When asked by the committee's chairman, Sen. John McCain, an Arizona Republican, whether the U.S. had a strategy for Libya, Marine Lt. Gen. Thomas Waldhauser said he didn't know about one.
"I am not aware of any overall grand strategy at this point," Waldhauser said at his confirmation hearing to become commander of the Africa Command.
Sen. Lindsey Graham, a South Carolina Repubilcan, asked him if it would be "wise" for him to have the authority to order strikes against ISIS without having to first seek White House approval, as is currently the case.
"It would be wise, it would certainly contribute to what we're trying to do inside Libya," Waldhauser responded.
Waldhauser agreed with Graham that ISIS represented "an imminent threat to the United States" but he noted that the U.S. was not conducting air strikes against the terror group's Libyan branch.
"That makes no sense then, does it?" Graham asked.
"It does not," the general answered.
Waldhauser also told the committee that the U.S. did not have a large number of troops on the ground in Libya, and said more were needed.
At the conclusion of the hearing, Graham acknowledged Waldhauser's candor.
"I can't thank you -- I'm just, that's about as direct testimony as I've ever heard from this committee," Graham said.
McCain also welcomed his frankness, "General Waldhauser, I want to thank you for your candor before the committee, we look forward to working with you. I think that Sen. Graham's questions clearly indicated that, at least as far as ISIS is concerned, that Africa is their next target of opportunity, and I think you are going to need a lot of help."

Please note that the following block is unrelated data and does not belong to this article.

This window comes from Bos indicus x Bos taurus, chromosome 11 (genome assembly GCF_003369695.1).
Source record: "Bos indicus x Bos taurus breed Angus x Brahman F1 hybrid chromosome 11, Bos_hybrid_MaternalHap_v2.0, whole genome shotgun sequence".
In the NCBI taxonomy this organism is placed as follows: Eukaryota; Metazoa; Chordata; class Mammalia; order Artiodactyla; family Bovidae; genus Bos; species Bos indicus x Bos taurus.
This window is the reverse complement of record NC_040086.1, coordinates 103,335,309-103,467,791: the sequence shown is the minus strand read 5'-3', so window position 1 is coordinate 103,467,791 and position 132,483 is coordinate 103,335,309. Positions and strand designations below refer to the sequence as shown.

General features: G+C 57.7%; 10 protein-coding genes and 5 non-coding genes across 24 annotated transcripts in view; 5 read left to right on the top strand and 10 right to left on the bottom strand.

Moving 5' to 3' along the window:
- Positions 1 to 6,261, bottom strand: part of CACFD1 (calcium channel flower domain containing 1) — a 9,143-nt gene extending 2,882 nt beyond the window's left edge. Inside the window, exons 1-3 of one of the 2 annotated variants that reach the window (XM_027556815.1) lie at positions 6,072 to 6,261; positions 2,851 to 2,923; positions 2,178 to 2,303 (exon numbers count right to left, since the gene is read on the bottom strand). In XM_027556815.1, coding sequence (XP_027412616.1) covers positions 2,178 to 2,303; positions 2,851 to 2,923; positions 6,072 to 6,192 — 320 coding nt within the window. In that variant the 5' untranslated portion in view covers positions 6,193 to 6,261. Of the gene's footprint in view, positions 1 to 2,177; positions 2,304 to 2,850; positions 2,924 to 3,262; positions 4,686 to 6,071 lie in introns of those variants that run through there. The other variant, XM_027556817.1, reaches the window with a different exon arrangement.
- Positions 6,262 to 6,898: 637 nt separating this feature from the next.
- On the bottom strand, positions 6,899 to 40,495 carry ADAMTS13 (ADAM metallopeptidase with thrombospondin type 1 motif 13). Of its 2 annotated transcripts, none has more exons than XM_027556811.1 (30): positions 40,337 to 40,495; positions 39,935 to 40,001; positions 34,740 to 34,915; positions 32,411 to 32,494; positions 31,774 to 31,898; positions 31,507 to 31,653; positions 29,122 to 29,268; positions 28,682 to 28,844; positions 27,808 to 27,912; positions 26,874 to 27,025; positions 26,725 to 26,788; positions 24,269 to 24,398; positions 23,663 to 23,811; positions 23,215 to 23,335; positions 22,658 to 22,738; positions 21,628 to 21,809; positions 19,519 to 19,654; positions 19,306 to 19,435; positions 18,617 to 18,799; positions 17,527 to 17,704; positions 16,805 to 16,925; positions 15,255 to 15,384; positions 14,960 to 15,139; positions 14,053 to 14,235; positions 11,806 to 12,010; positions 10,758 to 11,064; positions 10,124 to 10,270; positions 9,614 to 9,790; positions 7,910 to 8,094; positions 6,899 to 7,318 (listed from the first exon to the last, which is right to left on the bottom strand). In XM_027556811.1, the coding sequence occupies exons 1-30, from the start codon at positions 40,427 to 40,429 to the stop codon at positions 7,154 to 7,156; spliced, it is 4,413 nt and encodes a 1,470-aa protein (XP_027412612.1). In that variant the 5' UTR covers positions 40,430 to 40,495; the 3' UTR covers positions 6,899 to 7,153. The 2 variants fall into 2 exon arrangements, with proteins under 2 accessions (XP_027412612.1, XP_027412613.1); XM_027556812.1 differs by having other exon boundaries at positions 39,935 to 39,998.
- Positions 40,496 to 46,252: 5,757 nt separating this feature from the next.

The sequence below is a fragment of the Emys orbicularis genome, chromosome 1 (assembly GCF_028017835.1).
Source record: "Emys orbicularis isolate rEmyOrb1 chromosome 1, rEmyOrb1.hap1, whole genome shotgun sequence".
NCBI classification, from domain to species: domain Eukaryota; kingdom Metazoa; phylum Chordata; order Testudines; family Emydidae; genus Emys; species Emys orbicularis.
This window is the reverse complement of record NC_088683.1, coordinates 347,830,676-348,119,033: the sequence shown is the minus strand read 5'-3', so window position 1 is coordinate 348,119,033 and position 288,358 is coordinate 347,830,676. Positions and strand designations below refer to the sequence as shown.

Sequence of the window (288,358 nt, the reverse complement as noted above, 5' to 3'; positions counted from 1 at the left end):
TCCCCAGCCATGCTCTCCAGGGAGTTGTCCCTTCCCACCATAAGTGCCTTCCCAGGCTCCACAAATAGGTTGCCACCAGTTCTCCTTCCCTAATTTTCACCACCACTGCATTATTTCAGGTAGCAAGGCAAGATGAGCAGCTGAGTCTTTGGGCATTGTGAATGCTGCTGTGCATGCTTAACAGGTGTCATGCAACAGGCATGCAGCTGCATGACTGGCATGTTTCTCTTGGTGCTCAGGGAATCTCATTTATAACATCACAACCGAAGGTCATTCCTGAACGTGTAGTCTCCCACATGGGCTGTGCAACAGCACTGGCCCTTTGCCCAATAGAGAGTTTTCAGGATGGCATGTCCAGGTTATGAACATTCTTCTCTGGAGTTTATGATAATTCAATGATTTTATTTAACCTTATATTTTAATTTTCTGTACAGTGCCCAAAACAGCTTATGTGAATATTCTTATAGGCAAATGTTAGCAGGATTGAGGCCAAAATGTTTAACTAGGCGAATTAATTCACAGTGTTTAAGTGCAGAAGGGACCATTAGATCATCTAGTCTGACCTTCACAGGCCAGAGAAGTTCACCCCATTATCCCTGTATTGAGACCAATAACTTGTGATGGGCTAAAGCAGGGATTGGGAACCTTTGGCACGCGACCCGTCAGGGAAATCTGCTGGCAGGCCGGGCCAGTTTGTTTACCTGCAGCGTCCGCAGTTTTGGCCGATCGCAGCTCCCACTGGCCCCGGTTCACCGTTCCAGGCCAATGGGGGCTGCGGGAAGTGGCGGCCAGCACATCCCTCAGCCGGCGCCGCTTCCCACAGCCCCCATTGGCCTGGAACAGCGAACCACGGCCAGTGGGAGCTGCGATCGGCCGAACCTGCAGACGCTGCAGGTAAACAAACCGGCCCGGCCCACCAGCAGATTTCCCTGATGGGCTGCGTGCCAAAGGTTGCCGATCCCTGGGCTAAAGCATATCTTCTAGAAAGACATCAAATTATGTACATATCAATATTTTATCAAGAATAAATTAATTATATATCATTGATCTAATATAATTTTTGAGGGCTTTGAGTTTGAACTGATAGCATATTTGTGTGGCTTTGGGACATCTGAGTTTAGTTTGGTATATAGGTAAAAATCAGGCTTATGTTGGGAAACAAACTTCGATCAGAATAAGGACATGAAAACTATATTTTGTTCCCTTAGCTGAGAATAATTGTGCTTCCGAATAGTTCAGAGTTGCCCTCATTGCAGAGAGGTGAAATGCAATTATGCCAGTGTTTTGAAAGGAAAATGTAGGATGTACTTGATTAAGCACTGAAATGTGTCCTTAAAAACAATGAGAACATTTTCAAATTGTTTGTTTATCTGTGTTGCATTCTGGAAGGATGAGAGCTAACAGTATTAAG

Concerning strikes on Libya, Pentagon spokesman Peter Cook told CNN's Barbara Starr at a news conference Tuesday, "We don't make a decision to carry out a military strike lightly."
"We've been willing to take strikes in the past in Libya targeting ISIL leadership," Cook said, using another acronym for ISIS. "We are prepared to do so again in the future. But this is a situation where the government is still taking shape. It is showing progress. Military forces aligned with the government are showing progress as well, particularly in the fight against ISIL in Sirte."
Asked about Waldhauser's comment that there's no overall strategy, Cook said, "It's clear, as I think Gen. Waldhauser acknowledged, it's a complicated situation right now. And the most important thing in terms of our policy, and we believe for the region's policy, is for that government to take shape, take hold. And we'd like to, of course be in a position to strengthen it as needed, going forward, along with our partners in the region."
The Pentagon has previously acknowledged small teams of Special Operations Forces on the ground in Libya to establish relationships with local forces battling ISIS.
The U.S. has conducted several airstrikes against ISIS in Libya, including one in February that killed over 40 ISIS operatives, but the U.S. has held off on additional strikes for several months. At the end of March, the recently formed UN-backed Libyan Government of National Accord took up residence in Libya's capital, Tripoli.
Militias based out of Misrata and allied to the new government have had some recent success driving ISIS out of territory around its Libyan base in the coastal city of Sirte.
The Director of the CIA, John Brennan, told Congress last week that ISIS had about 5,000-8,000 fighters inside Libya.